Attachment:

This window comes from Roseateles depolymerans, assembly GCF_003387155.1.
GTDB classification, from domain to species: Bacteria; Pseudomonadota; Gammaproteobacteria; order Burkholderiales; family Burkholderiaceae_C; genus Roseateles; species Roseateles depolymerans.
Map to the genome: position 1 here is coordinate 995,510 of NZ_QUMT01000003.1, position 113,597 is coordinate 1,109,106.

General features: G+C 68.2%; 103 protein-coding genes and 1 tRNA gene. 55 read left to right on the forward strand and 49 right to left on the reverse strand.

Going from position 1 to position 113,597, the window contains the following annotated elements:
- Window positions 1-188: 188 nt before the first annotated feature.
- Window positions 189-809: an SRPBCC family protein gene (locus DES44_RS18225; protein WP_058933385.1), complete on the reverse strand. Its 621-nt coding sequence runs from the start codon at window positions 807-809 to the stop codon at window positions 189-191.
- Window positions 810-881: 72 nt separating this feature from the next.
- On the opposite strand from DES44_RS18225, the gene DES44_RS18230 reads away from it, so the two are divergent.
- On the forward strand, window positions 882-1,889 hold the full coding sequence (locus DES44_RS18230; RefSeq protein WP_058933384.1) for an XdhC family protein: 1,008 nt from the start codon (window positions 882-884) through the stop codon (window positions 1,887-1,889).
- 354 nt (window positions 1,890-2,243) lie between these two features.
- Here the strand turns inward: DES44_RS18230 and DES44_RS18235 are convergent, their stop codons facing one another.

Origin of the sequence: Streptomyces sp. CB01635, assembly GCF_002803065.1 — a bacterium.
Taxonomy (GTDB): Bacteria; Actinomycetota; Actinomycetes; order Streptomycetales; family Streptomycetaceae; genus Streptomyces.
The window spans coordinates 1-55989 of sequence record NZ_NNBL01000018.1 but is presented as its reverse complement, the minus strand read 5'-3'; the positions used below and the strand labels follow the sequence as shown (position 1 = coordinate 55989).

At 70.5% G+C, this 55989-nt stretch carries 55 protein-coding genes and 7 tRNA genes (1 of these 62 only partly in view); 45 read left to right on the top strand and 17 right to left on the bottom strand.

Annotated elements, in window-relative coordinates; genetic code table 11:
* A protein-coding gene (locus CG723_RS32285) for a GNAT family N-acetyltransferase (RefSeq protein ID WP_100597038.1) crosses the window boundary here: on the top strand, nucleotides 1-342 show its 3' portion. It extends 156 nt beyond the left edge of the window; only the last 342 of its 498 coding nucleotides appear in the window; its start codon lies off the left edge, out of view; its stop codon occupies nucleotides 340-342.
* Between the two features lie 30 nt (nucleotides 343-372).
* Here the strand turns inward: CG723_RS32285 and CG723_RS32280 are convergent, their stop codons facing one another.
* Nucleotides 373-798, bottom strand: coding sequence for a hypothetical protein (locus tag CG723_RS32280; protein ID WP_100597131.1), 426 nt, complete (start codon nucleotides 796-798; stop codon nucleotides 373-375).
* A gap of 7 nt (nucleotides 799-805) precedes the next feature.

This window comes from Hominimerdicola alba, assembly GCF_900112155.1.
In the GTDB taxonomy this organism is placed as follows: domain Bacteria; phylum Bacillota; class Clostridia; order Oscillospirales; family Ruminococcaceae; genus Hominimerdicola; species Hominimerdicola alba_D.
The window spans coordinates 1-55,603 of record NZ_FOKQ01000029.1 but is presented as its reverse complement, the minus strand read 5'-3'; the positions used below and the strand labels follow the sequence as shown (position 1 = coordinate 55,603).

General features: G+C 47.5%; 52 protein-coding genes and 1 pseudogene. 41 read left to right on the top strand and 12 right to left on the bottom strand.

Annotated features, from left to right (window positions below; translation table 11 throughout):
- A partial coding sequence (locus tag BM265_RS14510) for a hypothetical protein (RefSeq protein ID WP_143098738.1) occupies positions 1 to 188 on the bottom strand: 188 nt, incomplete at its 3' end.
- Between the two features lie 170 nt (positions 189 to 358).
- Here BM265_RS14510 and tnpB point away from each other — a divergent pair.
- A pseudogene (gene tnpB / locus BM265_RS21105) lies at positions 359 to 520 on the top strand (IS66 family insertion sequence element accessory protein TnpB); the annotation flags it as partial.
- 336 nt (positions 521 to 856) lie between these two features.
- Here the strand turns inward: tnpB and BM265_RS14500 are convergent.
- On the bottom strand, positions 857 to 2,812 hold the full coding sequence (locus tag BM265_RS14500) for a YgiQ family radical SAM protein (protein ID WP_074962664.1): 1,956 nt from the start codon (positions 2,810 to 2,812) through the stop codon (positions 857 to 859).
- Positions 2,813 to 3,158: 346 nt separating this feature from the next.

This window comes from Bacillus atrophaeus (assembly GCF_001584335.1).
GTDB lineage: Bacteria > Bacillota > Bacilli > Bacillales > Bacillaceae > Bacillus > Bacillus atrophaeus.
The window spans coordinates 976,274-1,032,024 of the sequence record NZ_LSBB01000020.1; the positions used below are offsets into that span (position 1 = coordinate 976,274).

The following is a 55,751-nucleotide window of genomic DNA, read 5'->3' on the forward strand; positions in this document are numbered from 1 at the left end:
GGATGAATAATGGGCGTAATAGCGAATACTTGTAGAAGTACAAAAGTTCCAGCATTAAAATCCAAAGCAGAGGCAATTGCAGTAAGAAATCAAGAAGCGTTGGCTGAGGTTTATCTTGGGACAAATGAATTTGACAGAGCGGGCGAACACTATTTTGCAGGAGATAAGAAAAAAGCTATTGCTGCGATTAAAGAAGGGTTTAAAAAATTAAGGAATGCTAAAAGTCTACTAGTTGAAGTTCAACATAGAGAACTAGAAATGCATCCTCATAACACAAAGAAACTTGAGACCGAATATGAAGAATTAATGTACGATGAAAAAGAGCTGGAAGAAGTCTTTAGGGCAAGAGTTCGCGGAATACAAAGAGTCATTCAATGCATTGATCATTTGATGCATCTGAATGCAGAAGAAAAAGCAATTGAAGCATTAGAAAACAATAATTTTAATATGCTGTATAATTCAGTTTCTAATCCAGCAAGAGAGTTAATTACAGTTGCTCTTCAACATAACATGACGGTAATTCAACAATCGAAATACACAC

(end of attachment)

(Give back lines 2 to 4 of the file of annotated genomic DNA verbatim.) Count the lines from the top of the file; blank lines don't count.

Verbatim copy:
GTDB classification, from domain to species: Bacteria; Pseudomonadota; Gammaproteobacteria; order Burkholderiales; family Burkholderiaceae_C; genus Roseateles; species Roseateles depolymerans.
Map to the genome: position 1 here is coordinate 995,510 of NZ_QUMT01000003.1, position 113,597 is coordinate 1,109,106.

General features: G+C 68.2%; 103 protein-coding genes and 1 tRNA gene. 55 read left to right on the forward strand and 49 right to left on the reverse strand.